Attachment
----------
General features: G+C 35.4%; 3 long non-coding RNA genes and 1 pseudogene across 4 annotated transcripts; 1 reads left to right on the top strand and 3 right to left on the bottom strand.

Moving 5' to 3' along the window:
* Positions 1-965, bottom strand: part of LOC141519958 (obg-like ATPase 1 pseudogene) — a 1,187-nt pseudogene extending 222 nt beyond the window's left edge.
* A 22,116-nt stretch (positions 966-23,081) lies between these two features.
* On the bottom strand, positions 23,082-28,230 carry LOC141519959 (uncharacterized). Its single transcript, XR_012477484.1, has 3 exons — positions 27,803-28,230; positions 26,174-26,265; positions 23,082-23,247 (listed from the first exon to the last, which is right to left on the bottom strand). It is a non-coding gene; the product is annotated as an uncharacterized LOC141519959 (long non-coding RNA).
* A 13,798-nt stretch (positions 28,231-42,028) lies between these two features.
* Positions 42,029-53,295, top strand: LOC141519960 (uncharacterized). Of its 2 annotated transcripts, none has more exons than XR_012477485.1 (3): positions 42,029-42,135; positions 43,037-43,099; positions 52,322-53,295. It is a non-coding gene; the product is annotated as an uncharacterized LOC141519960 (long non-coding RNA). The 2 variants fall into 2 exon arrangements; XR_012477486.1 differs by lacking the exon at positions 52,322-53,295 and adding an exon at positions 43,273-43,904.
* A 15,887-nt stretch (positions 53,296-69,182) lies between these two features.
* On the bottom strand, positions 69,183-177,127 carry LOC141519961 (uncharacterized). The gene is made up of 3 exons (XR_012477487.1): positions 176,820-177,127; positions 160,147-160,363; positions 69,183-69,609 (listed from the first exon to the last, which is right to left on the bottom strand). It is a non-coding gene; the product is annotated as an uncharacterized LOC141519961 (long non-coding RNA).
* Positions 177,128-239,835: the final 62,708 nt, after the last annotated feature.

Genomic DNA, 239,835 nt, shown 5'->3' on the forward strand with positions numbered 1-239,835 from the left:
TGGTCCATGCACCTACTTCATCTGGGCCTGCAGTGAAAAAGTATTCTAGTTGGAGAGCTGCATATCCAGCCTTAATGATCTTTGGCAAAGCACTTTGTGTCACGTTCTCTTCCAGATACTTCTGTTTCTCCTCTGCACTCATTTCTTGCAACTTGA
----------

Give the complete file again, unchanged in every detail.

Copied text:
General features: G+C 35.4%; 3 long non-coding RNA genes and 1 pseudogene across 4 annotated transcripts; 1 reads left to right on the top strand and 3 right to left on the bottom strand.

Moving 5' to 3' along the window:
* Positions 1-965, bottom strand: part of LOC141519958 (obg-like ATPase 1 pseudogene) — a 1,187-nt pseudogene extending 222 nt beyond the window's left edge.
* A 22,116-nt stretch (positions 966-23,081) lies between these two features.
* On the bottom strand, positions 23,082-28,230 carry LOC141519959 (uncharacterized). Its single transcript, XR_012477484.1, has 3 exons — positions 27,803-28,230; positions 26,174-26,265; positions 23,082-23,247 (listed from the first exon to the last, which is right to left on the bottom strand). It is a non-coding gene; the product is annotated as an uncharacterized LOC141519959 (long non-coding RNA).
* A 13,798-nt stretch (positions 28,231-42,028) lies between these two features.
* Positions 42,029-53,295, top strand: LOC141519960 (uncharacterized). Of its 2 annotated transcripts, none has more exons than XR_012477485.1 (3): positions 42,029-42,135; positions 43,037-43,099; positions 52,322-53,295. It is a non-coding gene; the product is annotated as an uncharacterized LOC141519960 (long non-coding RNA). The 2 variants fall into 2 exon arrangements; XR_012477486.1 differs by lacking the exon at positions 52,322-53,295 and adding an exon at positions 43,273-43,904.
* A 15,887-nt stretch (positions 53,296-69,182) lies between these two features.
* On the bottom strand, positions 69,183-177,127 carry LOC141519961 (uncharacterized). The gene is made up of 3 exons (XR_012477487.1): positions 176,820-177,127; positions 160,147-160,363; positions 69,183-69,609 (listed from the first exon to the last, which is right to left on the bottom strand). It is a non-coding gene; the product is annotated as an uncharacterized LOC141519961 (long non-coding RNA).
* Positions 177,128-239,835: the final 62,708 nt, after the last annotated feature.

Genomic DNA, 239,835 nt, shown 5'->3' on the forward strand with positions numbered 1-239,835 from the left:
TGGTCCATGCACCTACTTCATCTGGGCCTGCAGTGAAAAAGTATTCTAGTTGGAGAGCTGCATATCCAGCCTTAATGATCTTTGGCAAAGCACTTTGTGTCACGTTCTCTTCCAGATACTTCTGTTTCTCCTCTGCACTCATTTCTTGCAACTTGA